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Splashdown! Crashing into martian mud


An impactor smashing into an ice-rich surface gave rise to the complex flow features around this ancient crater on Mars.

Splashdown! Crashing into martian mud
Perspective view of a 32 km-wide impact crater north of the Hellas basin that formed at time when the 
martian environment was much wetter, as seen in the fluidised nature of the debris excavated from it 
[Credit: ESA/DLR/FU Berlin, CC BY-SA 3.0 IGO]
Impacts of comets and asteroids have shaped the surfaces of rocky planets and moons over the Solar System's 4.6 billion year history, and can reveal environmental conditions at the time of their formation.

During an impact, the energy transferred to the ground goes into melting and vapourising the impactor and parts of the surface, as well as excavating vast amounts of material from the ground, throwing it out onto the surrounding terrain as a blanket of debris.

The characteristics of the ejected material can provide clues as to the conditions of the planet's surface and its general environment.

Splashdown! Crashing into martian mud
Colour view of crater north of the Hellas basin. The crater is 32 km-wide and was formed at time when the
 martian environment was much wetter, as seen in the fluidised nature of the debris excavated from it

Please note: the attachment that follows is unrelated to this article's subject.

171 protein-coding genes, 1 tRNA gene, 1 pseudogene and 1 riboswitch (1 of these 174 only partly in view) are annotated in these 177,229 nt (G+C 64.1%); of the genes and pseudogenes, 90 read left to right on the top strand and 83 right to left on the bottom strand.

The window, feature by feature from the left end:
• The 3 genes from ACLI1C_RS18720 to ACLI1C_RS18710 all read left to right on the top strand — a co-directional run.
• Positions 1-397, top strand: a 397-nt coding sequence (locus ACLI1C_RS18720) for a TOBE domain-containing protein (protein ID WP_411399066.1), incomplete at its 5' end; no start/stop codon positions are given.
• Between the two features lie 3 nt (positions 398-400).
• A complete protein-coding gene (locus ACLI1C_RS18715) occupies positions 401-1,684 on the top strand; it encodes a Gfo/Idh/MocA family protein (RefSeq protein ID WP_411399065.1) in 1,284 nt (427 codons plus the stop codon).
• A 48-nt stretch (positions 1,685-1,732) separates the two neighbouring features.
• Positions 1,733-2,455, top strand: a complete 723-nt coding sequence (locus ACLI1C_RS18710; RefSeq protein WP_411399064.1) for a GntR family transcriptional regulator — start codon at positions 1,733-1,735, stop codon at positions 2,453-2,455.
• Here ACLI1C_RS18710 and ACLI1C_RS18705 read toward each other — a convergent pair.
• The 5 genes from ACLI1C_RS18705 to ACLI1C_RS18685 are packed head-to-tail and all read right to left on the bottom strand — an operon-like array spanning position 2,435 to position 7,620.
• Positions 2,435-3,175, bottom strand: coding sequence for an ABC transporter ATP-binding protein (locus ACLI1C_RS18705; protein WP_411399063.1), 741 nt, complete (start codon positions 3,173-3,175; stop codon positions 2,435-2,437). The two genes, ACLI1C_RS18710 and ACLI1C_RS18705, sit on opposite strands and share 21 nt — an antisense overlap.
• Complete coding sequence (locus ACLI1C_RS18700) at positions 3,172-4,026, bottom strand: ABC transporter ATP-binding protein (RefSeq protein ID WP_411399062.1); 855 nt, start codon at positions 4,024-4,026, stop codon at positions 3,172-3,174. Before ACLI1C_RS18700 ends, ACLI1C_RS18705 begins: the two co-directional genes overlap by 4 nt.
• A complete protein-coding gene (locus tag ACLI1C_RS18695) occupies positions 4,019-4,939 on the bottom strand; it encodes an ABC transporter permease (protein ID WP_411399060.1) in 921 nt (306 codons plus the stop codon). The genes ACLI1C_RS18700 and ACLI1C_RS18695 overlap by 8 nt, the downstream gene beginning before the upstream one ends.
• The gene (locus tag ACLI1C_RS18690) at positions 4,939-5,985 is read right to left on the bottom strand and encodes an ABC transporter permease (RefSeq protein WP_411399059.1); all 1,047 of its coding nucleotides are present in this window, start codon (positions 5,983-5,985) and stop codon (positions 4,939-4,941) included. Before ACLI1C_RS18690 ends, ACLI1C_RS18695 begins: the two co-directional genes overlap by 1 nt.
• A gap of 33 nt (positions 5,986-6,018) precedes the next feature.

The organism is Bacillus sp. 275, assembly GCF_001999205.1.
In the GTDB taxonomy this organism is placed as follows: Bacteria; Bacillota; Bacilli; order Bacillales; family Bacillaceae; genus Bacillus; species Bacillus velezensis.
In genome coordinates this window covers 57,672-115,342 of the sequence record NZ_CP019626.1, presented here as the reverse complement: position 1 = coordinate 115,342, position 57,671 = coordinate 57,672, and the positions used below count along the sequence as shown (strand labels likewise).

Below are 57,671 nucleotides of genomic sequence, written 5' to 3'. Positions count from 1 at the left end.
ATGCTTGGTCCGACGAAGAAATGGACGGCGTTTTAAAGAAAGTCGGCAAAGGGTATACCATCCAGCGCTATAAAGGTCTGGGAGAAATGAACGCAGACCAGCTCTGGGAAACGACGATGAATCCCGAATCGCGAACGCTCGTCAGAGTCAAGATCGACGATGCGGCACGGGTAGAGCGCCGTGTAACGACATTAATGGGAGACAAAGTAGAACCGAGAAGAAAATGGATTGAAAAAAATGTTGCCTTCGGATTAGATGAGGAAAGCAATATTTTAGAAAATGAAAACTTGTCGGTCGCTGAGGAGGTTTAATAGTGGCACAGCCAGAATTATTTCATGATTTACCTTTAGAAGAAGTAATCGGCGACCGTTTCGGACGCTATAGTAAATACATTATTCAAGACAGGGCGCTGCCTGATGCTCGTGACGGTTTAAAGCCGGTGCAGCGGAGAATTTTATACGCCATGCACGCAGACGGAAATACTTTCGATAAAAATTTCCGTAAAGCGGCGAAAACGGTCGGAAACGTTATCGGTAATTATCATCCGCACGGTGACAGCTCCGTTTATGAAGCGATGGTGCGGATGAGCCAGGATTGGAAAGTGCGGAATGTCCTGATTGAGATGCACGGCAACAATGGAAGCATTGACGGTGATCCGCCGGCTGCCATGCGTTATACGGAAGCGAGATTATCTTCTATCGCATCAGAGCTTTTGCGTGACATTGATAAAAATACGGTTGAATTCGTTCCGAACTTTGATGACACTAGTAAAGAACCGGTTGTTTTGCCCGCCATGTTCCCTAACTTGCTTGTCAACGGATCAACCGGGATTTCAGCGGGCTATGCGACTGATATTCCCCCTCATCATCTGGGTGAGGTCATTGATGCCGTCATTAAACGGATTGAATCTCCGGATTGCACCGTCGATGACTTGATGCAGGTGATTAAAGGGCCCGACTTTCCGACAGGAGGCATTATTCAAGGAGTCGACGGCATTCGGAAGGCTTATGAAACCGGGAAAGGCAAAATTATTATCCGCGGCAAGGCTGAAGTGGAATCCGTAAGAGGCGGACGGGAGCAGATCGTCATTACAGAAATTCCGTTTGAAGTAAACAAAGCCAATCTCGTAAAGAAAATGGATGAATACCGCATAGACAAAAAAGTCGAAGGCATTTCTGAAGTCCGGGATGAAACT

[Credit: ESA/DLR/FU Berlin, CC BY-SA 3.0 IGO]
The 32 km-wide crater seen centre-stage in this image clearly formed at a time when water or ice was present near the surface. The energy of the impact heated up the water-rich sub-surface, allowing it to flow more easily, leading to the 'fluidised' nature of the ejecta blanket.

The periphery of the lobes of excavated material often displays a raised ridge: as the flow slowed, the debris behind it piled up, pushing up the material at its periphery into ramparts.

Many craters on Mars show this pattern, sometimes with multiple layers of ejecta. Here, up to three layers of ejecta lobes can be identified, some of them terminating in ramparts. Multiple layer ejecta deposits can result from a combination of impact into a buried layer of water-rich ground, and interaction of ejected material with the atmosphere.

Splashdown! Crashing into martian mud
This image shows the relative heights of a cratered region north of the Hellas Basin on Mars. As indicated in 
the key at top right, whites and browns/reds represent the highest terrain, while blue/purple is the lowest 
[Credit: ESA/DLR/FU Berlin, CC BY-SA 3.0 IGO]
The scene is located north of the Hellas impact basin, one of the largest in the entire Solar System at 2300 km. The region is in an area that is suspected to be the former drainage basin of a lake.

Small channels can also be seen to the south in the main image (left), providing more evidence of the region's watery past.

Source: European Space Agency [September 15, 2017]
TANN

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